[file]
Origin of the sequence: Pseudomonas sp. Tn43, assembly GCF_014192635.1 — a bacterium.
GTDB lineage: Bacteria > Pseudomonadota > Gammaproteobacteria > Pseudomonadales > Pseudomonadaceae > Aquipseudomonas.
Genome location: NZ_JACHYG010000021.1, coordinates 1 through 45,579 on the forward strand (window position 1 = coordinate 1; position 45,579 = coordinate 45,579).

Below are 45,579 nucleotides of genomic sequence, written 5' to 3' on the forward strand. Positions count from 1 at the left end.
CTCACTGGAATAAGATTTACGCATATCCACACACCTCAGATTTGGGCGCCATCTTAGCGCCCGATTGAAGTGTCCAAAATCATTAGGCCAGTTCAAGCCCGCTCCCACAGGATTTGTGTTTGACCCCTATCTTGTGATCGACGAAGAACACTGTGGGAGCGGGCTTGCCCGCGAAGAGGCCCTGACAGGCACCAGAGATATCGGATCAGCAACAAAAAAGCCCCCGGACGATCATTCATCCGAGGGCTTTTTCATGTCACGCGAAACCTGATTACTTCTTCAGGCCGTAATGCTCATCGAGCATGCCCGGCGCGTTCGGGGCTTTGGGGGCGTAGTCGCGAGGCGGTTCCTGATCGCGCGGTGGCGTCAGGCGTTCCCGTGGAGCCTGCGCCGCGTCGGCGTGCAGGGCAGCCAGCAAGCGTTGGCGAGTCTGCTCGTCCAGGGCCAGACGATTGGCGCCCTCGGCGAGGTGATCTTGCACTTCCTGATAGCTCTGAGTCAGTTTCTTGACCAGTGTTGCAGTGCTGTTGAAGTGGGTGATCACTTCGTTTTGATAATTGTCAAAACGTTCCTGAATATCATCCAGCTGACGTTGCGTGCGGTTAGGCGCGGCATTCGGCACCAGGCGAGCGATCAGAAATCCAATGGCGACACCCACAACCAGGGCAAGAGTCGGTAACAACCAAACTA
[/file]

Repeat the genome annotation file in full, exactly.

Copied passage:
Origin of the sequence: Pseudomonas sp. Tn43, assembly GCF_014192635.1 — a bacterium.
GTDB lineage: Bacteria > Pseudomonadota > Gammaproteobacteria > Pseudomonadales > Pseudomonadaceae > Aquipseudomonas.
Genome location: NZ_JACHYG010000021.1, coordinates 1 through 45,579 on the forward strand (window position 1 = coordinate 1; position 45,579 = coordinate 45,579).

Below are 45,579 nucleotides of genomic sequence, written 5' to 3' on the forward strand. Positions count from 1 at the left end.
CTCACTGGAATAAGATTTACGCATATCCACACACCTCAGATTTGGGCGCCATCTTAGCGCCCGATTGAAGTGTCCAAAATCATTAGGCCAGTTCAAGCCCGCTCCCACAGGATTTGTGTTTGACCCCTATCTTGTGATCGACGAAGAACACTGTGGGAGCGGGCTTGCCCGCGAAGAGGCCCTGACAGGCACCAGAGATATCGGATCAGCAACAAAAAAGCCCCCGGACGATCATTCATCCGAGGGCTTTTTCATGTCACGCGAAACCTGATTACTTCTTCAGGCCGTAATGCTCATCGAGCATGCCCGGCGCGTTCGGGGCTTTGGGGGCGTAGTCGCGAGGCGGTTCCTGATCGCGCGGTGGCGTCAGGCGTTCCCGTGGAGCCTGCGCCGCGTCGGCGTGCAGGGCAGCCAGCAAGCGTTGGCGAGTCTGCTCGTCCAGGGCCAGACGATTGGCGCCCTCGGCGAGGTGATCTTGCACTTCCTGATAGCTCTGAGTCAGTTTCTTGACCAGTGTTGCAGTGCTGTTGAAGTGGGTGATCACTTCGTTTTGATAATTGTCAAAACGTTCCTGAATATCATCCAGCTGACGTTGCGTGCGGTTAGGCGCGGCATTCGGCACCAGGCGAGCGATCAGAAATCCAATGGCGACACCCACAACCAGGGCAAGAGTCGGTAACAACCAAACTA